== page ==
- plan an educational, experientially based program,
- be involved in community service activities, and
- keep records of their activities.
Community Club is a program initiated and facilitated by youth and adult volunteers in the context of a community (i.e. neighborhood, township, city). These types of clubs aim to engage youth and adults in both individual and group activities that foster learning and development in a variety of subject matter areas (i.e. food and nutrition, wildlife, beef, visual arts, etc.).
Project Club is a program focused more deeply on specific subject matter (i.e. shooting sports, horse, and photography). Project clubs can operate within any school or community setting or as part of any of the other club types. Meeting schedules may vary within a short-term or yearlong schedule.
Afterschool Club is a program offered to youth following the school day. Afterschool clubs are often divided by age groups. Afterschool clubs aim to complement the learning and development that occurs during the school day and to extend learning during non-school hours. They are often a part of a broader after-school initiative and may have a wide variety of partners and resources that support the program operation. This club type is often facilitated by paid staff and /or volunteers. The schedule complements the school calendar.
Site-based Club is designed to reach underserved youth in the communities where they live with year long programming. This could be a public housing site or neighborhood with a community center that can serve as the hosting location. Clubs can be divided out by ages as well. When doing this consider social, intellectual, emotional and physical growth, as well as the interest of the members.
What is all of this about Projects?
A part of 4-H is learning life skills through specific content. A listing of all projects youth can select are included in a publication called Pick Your Adventure and information about specific projects are available as Hot Sheets. Each project Hot Sheet has information for Basic, Intermediate, and Advanced levels of knowledge, ideas for communication, citizenship, and leadership activities that relate to the project, exhibit ideas, resources, and other opportunities that relate to that specific project area. All this available free as a download. Find links here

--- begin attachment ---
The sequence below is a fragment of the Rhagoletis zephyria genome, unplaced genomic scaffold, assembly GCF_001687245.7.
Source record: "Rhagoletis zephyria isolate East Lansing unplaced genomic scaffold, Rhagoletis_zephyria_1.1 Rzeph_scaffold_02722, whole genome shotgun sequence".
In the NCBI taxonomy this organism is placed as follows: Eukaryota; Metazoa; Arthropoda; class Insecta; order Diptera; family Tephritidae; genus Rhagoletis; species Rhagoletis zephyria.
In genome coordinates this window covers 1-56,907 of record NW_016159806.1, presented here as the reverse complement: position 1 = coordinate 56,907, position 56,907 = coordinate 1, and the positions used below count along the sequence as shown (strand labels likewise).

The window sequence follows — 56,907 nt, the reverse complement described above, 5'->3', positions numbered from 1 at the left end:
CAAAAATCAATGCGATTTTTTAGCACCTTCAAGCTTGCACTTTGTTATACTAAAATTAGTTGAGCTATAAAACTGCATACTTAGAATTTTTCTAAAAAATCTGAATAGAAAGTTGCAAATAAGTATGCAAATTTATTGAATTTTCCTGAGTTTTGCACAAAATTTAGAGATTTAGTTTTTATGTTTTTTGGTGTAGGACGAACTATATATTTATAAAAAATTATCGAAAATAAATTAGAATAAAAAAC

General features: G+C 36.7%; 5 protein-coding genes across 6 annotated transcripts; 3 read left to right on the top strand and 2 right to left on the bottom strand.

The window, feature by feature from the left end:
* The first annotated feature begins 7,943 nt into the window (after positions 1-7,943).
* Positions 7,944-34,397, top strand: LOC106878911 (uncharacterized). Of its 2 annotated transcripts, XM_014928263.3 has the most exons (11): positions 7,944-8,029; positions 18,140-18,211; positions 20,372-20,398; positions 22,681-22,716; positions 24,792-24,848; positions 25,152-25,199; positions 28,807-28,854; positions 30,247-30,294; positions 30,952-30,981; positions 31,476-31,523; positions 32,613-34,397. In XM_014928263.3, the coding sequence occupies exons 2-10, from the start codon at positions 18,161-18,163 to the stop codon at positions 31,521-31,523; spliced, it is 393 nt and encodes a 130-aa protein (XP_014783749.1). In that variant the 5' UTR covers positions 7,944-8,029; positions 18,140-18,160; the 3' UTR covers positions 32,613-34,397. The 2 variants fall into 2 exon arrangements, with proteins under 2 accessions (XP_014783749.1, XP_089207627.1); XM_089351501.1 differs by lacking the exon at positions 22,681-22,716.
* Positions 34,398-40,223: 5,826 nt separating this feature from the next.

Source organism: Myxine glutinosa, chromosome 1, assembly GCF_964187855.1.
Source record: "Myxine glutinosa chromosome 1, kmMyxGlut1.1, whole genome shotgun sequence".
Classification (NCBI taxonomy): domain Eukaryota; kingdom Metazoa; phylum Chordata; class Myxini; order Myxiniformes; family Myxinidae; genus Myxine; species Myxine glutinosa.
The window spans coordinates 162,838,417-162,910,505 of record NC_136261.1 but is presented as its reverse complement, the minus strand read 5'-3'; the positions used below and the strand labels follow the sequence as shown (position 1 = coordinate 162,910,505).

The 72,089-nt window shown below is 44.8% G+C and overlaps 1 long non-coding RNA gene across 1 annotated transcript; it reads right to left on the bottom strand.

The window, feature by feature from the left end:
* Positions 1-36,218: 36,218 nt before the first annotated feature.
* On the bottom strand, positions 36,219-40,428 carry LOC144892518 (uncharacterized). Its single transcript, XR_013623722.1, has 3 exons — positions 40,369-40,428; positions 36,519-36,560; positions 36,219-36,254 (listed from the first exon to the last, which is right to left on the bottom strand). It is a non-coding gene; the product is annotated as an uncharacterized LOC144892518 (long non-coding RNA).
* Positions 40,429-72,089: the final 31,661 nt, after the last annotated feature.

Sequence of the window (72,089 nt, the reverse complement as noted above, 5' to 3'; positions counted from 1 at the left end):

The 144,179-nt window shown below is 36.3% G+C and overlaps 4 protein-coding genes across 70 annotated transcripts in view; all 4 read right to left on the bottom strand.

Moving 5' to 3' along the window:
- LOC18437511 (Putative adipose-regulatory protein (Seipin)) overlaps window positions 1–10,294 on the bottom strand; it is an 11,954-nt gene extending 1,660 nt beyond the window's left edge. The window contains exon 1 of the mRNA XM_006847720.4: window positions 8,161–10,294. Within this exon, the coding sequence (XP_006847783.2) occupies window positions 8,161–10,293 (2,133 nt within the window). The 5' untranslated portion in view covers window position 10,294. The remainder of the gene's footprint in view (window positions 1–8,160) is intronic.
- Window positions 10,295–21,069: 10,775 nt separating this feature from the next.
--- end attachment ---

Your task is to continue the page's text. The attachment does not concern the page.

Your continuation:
Additional materials are available at your county Extension office's project library or through 4-H National Council.Check the back of each Hot Sheet for additional 4-H Resources you can order.
Are There Dues for 4-H Members?
4-H club members are charged a program development fee, usually between $30 and $40 per member. The exact amount is determined by the County Extension Council. Sometimes the club raises money to pay for the fees, sometimes County Extension Councils allocate money to pay the fees from their budget or county endowments. It varies from county to county. In addition, some clubs may decide to pay for local club program costs by assessing a small fee per member or by working together on a fundraising project. Special events such as camps and county fairs may also have registration or entry fees connected to them. There are scholarships available through county 4-H Foundations or the State 4-H Foundation to assist with this fee if needed. No child will be denied access to the 4-H program because of cost.